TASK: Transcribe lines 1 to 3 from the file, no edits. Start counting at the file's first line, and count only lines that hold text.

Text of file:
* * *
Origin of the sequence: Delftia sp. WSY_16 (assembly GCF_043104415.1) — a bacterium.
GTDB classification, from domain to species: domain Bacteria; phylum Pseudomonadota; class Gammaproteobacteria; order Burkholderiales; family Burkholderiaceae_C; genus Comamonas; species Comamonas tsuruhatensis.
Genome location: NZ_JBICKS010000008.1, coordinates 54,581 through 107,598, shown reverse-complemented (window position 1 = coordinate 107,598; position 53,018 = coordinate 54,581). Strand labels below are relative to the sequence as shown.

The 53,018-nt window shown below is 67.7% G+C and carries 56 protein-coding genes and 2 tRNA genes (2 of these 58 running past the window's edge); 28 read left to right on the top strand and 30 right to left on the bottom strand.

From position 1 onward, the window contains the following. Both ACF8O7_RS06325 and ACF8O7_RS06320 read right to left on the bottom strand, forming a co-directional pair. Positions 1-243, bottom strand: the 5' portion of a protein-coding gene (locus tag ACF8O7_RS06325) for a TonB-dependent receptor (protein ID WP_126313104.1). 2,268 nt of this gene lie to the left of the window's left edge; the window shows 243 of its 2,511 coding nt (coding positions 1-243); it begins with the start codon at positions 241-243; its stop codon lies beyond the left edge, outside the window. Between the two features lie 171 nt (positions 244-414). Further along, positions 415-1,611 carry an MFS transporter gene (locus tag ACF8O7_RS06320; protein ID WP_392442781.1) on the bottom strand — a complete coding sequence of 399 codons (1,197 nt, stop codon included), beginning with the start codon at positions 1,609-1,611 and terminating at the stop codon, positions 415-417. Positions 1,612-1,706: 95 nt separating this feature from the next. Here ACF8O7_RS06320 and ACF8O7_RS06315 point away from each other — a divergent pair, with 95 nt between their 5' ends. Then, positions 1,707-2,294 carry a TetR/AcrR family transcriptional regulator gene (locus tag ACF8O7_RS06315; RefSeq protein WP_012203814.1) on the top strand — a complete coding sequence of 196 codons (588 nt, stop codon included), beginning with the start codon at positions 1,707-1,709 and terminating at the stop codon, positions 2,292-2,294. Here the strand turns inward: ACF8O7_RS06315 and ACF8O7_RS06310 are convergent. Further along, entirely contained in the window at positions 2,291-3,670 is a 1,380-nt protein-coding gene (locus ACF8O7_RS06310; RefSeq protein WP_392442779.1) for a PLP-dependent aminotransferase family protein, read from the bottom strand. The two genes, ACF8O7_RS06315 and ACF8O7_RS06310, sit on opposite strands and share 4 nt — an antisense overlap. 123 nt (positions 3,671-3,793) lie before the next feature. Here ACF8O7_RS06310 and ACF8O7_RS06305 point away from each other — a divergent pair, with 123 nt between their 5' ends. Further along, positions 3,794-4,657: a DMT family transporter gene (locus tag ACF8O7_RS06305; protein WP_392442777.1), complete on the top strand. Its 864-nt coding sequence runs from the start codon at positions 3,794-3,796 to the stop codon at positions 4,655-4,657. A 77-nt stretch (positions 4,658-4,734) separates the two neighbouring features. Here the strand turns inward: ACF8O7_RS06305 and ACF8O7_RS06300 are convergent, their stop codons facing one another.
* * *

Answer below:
Origin of the sequence: Delftia sp. WSY_16 (assembly GCF_043104415.1) — a bacterium.
GTDB classification, from domain to species: domain Bacteria; phylum Pseudomonadota; class Gammaproteobacteria; order Burkholderiales; family Burkholderiaceae_C; genus Comamonas; species Comamonas tsuruhatensis.
Genome location: NZ_JBICKS010000008.1, coordinates 54,581 through 107,598, shown reverse-complemented (window position 1 = coordinate 107,598; position 53,018 = coordinate 54,581). Strand labels below are relative to the sequence as shown.